Diabetes in Senior Living


Michael Gill

Diabetes is a big deal in Senior Living. When I first got into the Senior Living industry I was stunned to learn how many seniors suffer from diabetes. The statistic is that over 25% of people over 65 live with diabetes. Let’s explore some of the considerations surrounding diabetes management and Senior Living placement.
Most of the time in Senior Living diabetes isn’t a particularly difficult problem. Some people are able to handle their diabetes with simple dietary changes, the loss of weight, and/or the addition of exercise. Most communities have diabetes-friendly menu options, including no-sugar desserts, which can help considerably. Most seniors manage their diabetes with pills, the most common of which is Metformin. However, unmanaged diabetes can lead to bigger problems and health issues.


Where diabetes management becomes particularly tricky is when insulin shots are required. If the resident with diabetes can manage the insulin regimen, this isn’t a problem. But diabetes management gets complicated when the resident needs help with injections because insulin shots require finger-pricking and injections with various types of syringes. Sliding-scale insulin injections are the most complicated to deal with.
Here is the challenge: because we’re piercing the skin, regulatory oversight comes into play. By regulation, only licensed nurses can give injections. The single exception to this rule in Assisted Living and Memory Care is with diabetes shots, where a trained caregiver can give shots under “nurse delegation” rules. However, nurses who delegate their authority are putting their license at risk if something goes wrong, so few nurses are willing to delegate this task, which brings us back to the original bottleneck that only nurses can give shots.
This isn’t a problem in Skilled Nursing, where there are, by regulation, nurses 24/7. Assisted Living and Memory Care however are “custodial care,” where nurses are typically in the building only 40 hours a week at best, and not necessarily on weekends. For this reason, the large majority of Assisted Living and Memory Care communities can not assist residents with insulin injections.



So what to do? Fortunately, some alternatives do exist.
1. There are approximately 11 Assisted Living and Memory Care communities that have nurses in the building 24/7. I say “approximately” because this number occasionally varies as some communities change management and their policies evolve. Buildings with nurses 24/7 are the most reliable option for diabetics requiring help with their injections.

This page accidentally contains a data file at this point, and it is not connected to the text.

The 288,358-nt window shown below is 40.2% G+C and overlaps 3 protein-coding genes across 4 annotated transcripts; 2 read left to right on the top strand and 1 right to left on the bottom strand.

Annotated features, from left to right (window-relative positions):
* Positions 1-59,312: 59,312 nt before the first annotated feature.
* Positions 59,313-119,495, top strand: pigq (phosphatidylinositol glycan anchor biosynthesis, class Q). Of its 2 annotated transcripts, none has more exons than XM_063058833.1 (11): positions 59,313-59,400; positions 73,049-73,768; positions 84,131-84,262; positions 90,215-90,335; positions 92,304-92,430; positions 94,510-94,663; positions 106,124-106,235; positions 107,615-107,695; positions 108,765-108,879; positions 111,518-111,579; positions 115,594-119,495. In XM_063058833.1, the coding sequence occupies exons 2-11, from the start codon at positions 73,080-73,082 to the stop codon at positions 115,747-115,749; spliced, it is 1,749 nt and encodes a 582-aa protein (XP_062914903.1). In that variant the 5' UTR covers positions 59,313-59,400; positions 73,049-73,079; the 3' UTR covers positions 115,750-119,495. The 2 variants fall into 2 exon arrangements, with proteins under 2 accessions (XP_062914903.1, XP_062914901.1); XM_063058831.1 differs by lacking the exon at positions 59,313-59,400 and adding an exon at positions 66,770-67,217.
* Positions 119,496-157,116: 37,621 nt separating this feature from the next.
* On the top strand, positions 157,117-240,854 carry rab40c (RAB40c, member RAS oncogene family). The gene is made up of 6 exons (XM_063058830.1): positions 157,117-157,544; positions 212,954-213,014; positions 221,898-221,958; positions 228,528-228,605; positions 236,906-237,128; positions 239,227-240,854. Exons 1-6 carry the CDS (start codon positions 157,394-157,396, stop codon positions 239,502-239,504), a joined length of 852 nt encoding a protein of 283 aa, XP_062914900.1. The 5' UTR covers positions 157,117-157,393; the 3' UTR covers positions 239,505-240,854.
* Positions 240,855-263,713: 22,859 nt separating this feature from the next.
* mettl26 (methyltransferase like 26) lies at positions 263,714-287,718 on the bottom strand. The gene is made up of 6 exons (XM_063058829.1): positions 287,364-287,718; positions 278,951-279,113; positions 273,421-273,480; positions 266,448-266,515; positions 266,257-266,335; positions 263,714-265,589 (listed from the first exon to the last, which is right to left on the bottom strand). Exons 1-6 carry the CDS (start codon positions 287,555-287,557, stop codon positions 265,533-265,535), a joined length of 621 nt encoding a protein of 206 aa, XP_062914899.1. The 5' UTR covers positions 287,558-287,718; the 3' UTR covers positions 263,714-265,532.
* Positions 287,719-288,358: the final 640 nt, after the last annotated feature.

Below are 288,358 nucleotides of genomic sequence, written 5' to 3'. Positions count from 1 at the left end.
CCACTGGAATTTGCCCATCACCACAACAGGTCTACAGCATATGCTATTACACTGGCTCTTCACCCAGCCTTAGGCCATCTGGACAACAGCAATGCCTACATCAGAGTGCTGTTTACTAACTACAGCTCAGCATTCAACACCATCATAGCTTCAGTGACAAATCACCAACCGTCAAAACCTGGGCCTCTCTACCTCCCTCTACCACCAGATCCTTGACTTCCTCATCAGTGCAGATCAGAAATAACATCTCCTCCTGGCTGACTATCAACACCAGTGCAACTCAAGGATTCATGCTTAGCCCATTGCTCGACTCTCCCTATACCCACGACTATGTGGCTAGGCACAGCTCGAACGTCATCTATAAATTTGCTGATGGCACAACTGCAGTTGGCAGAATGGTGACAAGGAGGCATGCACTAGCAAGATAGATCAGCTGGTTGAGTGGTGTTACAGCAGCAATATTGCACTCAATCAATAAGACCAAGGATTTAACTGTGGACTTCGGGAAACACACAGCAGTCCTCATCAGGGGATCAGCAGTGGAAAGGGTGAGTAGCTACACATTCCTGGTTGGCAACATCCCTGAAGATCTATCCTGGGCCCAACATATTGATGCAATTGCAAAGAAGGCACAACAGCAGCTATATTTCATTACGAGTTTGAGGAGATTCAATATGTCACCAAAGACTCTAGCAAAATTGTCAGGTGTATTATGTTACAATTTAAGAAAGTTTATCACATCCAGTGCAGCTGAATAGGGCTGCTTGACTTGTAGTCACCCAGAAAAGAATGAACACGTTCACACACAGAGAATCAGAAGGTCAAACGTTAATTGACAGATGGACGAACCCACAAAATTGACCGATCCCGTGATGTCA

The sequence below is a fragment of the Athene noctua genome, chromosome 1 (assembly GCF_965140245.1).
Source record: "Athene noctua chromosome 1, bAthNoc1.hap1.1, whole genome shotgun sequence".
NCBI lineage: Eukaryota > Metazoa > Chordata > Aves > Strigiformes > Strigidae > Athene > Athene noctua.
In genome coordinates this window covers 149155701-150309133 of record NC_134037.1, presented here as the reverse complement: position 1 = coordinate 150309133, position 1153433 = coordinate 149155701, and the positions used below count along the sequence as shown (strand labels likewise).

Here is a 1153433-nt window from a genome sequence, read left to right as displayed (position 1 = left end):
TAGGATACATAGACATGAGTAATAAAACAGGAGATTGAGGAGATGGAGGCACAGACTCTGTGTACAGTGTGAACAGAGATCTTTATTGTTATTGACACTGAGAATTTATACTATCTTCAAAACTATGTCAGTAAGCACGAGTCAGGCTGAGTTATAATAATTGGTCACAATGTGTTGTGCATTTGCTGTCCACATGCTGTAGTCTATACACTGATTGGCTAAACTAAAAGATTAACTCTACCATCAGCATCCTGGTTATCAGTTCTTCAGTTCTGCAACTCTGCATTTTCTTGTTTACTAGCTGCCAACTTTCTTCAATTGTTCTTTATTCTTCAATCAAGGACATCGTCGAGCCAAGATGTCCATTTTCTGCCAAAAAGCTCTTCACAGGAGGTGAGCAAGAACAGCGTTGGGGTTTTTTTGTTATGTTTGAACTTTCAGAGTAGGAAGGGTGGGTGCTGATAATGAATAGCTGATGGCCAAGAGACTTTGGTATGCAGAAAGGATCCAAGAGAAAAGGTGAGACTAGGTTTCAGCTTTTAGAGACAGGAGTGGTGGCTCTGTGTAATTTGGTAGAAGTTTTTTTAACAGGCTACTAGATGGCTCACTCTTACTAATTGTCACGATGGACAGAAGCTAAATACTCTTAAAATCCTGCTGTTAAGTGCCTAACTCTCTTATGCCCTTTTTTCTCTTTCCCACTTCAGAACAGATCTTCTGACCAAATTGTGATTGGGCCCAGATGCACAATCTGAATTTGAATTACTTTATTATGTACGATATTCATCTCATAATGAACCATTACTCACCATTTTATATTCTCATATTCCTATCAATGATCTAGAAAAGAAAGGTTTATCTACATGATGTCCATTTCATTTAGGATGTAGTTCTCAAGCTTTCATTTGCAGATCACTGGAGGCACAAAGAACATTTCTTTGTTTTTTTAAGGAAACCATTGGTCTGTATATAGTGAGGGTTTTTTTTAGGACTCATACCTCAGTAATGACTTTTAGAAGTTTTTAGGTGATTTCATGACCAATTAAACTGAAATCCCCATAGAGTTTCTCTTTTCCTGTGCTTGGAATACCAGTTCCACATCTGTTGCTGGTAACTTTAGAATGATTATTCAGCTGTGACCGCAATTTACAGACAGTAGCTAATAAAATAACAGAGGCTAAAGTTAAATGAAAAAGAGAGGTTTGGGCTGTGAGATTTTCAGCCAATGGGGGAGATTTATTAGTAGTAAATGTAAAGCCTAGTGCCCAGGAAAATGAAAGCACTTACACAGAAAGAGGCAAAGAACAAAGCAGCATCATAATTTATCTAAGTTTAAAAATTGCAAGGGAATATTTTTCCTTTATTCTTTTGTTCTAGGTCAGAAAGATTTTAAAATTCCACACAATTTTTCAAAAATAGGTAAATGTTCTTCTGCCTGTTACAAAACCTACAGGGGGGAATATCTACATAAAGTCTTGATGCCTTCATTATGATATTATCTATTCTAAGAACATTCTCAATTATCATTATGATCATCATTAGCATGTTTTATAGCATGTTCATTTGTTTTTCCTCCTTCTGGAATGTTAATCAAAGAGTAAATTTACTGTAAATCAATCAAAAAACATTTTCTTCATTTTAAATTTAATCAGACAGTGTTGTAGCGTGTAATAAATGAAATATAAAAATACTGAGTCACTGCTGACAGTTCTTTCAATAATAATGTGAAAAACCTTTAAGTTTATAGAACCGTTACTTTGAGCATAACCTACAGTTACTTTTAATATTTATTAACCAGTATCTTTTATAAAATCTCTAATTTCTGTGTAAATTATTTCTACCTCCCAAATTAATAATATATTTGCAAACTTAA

2. Some buildings have nurses available enough of the time that they can handle certain injection regimens. Not every diabetic needs injections four times a day, and not every diabetic needs to have his finger pricked every day. So sometimes there are instances where a community without nurses 24/7 can handle diabetic shots. This is of course situation dependent and can change if something about the resident or his required diabetic regimen changes.
3. There are instances where a person from outside the community can come to the community and give shots. This would usually be a relative. Home Health companies can send a nurse for shots, but Medicare will usually only cover this service for a very short time period if at all. You can pay privately for visits from Home Health, but this usually costs in the neighborhood of $100 per visit and is, therefore, cost prohibitive.
Occasionally Veterans benefits will cover the cost of sending someone to take care of diabetic shots, but this can be very tricky to arrange.
4. Creative solutions can sometimes be found. This sometimes involves changing from an “optimal” diabetes management regimen to a “good enough” regimen. Of course, this is situation dependent and must be done in close consultation with your doctor. For example, I have seen cases where instead of getting three finger pricks a day plus three customized doses from an insulin pen, a patient might instead get one insulin shot a day of a consistent amount that is evaluated weekly under a doctor’s direction. Another example is when someone is put on sliding scale insulin in a hospital or Nursing Home, where they are trying to optimize whatever they can control. In some cases, these patients may be able to return to pills after their convalescence. And as mentioned, sometimes with weight loss and the better-managed eating habits available in community living, someone’s blood sugars may not swing as widely and a person may be able to switch back from shots to pills for their diabetes management. So with a careful evaluation of a person’s changing situation, sometimes a doctor is willing to change a diabetic regimen away from shots.
Environmental factors can play a role too, especially in Memory Care. Diabetics with dementia pose a special challenge, and not only because they can’t give themselves shots. Sometimes these people eat inappropriately, which wreaks havoc with their insulin. Some communities have snacks freely available, such as potato chips or candy. Memory Care residents have been known to eat compulsively from such always-available foods, so sometimes these snacks must no longer be made so easily available.
At any rate, an obvious point to this discussion is that it helps to work with a Senior Living Locator when exploring Senior Living options for a loved one with diabetes. If you live in the Austin, Texas area and are looking for help with the question of where to place your loved one, please call Michael Gill at (512) 630-7133.

This information is also available in a video on our YouTube Channel.

Diabetes Care in Senior Living

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